# Run Komodo port (~ 2 sec.)
$ racket scripts/run.rkt --run komodo

The expected output for this test is:

komodo: driver init
komodo: 1024 pages available
komodo: running tests
[20 lines elided]
komodo: test complete: 0


To test our CertiKOS port, we use a test program from the original implementation that launches two processes that attempt to interfere. You can run it with:

# Run CertiKOS port (~ 1 sec.)
$ racket scripts/run.rkt --run certikos

The expected output ends with:

Hacker: Wrote 'h' to index 33564672, quota is now 2.
Hacker: Wrote 'h' to index 50333696, quota is now 0.(page fault occurred, allocated 2 new page(s))
Hacker: I've been thwarted by CertiKOS, my memory usage was limited only by available quota,
which is completely independent from Alice's memory usage. I give up :(

Note that for either monitor you can choose to use the Spike simulator instead of QEMU by adding --spike before --run; this should not change the output of the test programs.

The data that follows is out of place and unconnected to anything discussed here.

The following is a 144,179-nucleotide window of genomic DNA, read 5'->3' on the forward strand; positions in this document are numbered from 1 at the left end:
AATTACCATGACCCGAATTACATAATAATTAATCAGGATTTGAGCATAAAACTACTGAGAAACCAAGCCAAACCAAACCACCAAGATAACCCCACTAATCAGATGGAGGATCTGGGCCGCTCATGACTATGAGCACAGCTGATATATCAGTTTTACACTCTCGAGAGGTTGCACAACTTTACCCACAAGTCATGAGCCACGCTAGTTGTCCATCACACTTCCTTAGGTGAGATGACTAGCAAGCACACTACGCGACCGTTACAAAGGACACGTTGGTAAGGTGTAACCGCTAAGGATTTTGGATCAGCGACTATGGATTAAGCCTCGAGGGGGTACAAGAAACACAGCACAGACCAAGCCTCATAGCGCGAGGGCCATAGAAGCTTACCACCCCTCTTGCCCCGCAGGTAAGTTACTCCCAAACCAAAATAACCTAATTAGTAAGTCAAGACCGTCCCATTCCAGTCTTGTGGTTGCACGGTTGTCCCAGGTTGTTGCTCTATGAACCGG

Specifications and verification infrastructure for the security monitors is located in monitors/komodo/verif and monitors/certikos/verif. The files in these directories contain the state-machine specifications, noninterference policies, and infrastructure that leverages the Serval framework to verify the monitors’ implementations. You can run the verification as follows:

# Run Komodo verification (~ 7 min.)
$ racket scripts/run.rkt --verify komodo

# Run CertiKOS verification (~ 3 min.)
$ racket scripts/run.rkt --verify certikos

The end of the expected output for Komodo is:

  56 monitors/komodo/verif/invariants.rkt
  37 monitors/komodo/verif/nickel-ni.rkt
  33 monitors/komodo/verif/riscv.rkt
  12 monitors/komodo/verif/llvm.rkt
   1 monitors/komodo/verif/basic.rkt
139 tests passed

and for CertiKOS is:

  36 monitors/certikos/verif/nickel-ni.rkt
  12 monitors/certikos/verif/ni.rkt
   6 monitors/certikos/verif/riscv.rkt